Vulnerable Adult and Elder Abuse Prevention Guide

I. Statistical Snapshot of Elder Abuse in the U.S.
II. Which adults are vulnerable to abuse?
III. Types and Signs of Elder Abuse
a. Physical Abuse
b. Neglect
c. Sexual Abuse
d. Emotional Abuse
e. Financial Abuse
IV. Choosing a Good Nursing Home
V. Choosing a Good In-Home Caregiver
VI. Tips to Reduce Risk of Abuse
VII. What to do if You Suspect Abuse

I. Statistical Snapshot of Elder Abuse in the U.S. — Victims and Perpetrators

The Baby Boomer generation is graying. Every year, more and more Baby Boomers are becoming senior citizens, making elder health an issue of ever-increasing importance. Among the important health issues affecting the elderly is that of abuse of vulnerable adults.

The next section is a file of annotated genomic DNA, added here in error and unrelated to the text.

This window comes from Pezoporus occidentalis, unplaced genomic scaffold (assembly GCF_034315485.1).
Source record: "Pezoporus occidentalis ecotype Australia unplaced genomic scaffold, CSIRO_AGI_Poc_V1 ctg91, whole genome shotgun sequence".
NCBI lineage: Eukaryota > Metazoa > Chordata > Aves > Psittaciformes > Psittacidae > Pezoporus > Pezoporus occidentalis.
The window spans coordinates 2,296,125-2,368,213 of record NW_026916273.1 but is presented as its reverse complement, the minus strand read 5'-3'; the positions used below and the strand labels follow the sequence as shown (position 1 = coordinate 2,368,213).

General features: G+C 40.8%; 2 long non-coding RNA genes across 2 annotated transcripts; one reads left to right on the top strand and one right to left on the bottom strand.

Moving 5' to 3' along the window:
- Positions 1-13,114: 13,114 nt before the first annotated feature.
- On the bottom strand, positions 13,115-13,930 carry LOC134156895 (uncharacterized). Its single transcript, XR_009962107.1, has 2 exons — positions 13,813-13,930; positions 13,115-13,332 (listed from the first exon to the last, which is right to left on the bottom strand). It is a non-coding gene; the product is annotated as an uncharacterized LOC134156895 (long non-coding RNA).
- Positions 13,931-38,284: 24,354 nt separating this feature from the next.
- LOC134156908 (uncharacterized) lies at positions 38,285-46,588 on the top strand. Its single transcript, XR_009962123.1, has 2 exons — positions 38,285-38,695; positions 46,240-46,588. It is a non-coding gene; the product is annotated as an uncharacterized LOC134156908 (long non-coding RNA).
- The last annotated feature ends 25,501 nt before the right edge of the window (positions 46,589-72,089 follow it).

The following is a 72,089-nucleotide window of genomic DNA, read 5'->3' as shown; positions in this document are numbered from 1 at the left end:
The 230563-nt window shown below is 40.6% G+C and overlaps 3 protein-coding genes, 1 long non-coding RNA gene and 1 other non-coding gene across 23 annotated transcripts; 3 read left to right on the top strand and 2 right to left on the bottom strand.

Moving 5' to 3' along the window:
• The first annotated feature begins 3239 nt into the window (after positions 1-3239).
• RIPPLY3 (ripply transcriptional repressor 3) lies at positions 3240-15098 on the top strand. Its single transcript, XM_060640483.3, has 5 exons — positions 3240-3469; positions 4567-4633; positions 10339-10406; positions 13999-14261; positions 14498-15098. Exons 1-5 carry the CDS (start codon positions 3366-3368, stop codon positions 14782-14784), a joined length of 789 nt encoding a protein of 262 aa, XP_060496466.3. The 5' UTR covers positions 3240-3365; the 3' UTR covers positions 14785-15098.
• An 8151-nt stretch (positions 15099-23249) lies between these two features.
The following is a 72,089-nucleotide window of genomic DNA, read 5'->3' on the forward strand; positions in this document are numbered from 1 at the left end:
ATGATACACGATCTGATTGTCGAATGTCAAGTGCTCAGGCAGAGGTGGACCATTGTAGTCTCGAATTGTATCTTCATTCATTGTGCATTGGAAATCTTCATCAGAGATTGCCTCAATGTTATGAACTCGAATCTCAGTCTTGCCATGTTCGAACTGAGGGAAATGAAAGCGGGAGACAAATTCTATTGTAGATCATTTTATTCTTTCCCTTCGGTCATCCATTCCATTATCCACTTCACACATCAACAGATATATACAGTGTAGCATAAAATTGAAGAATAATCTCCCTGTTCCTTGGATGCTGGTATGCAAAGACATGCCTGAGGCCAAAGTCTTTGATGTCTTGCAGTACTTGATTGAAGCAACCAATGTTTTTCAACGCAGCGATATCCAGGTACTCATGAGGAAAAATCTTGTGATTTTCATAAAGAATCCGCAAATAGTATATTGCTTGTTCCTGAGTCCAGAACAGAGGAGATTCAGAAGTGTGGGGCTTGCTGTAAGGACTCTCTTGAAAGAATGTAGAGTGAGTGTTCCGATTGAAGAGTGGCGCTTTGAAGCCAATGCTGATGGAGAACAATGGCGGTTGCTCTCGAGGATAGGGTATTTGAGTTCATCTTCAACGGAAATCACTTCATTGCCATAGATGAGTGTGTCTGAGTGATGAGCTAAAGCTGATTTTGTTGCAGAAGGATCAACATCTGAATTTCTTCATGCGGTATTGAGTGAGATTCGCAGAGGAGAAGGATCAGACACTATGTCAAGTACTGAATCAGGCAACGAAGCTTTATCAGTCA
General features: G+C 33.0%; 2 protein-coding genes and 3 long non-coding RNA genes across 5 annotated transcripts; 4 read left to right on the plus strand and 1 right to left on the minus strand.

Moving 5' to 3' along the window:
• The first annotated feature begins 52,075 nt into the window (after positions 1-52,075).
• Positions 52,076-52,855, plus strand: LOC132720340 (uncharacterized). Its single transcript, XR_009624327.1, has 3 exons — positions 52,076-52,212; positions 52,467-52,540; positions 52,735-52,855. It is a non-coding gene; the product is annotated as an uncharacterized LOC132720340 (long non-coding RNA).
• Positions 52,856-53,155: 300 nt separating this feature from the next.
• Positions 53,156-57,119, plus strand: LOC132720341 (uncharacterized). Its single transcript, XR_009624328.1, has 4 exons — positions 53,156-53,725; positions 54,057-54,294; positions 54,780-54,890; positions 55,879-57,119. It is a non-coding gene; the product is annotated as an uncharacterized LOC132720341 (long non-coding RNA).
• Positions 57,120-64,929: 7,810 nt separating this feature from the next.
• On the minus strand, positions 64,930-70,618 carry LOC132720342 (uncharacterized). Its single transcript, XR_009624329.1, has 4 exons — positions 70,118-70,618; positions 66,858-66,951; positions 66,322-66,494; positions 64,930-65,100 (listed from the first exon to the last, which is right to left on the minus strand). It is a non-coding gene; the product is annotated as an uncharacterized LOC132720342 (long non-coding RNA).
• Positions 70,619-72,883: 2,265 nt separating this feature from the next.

A study published in 2010 in the American Journal of Public Health (Acierno et al.) reported that one in 10 of the more than 5,700 telephone survey respondents aged 60 or older reported some form of abuse in the previous year.

One-year prevalence varied by type of abuse:

  • Emotional abuse: 4.6 percent
  • Physical abuse: 1.6 percent
  • Sexual abuse: 0.6 percent
  • Potential neglect: 5.1 percent
  • Current financial abuse by a family member: 5.2 percent

The researchers relied on self-report of abuse from survey respondents, not official reports. In fact, a lot of victims of abuse or neglect do not report it. They may fear their abusers or the consequences of reporting the abuse.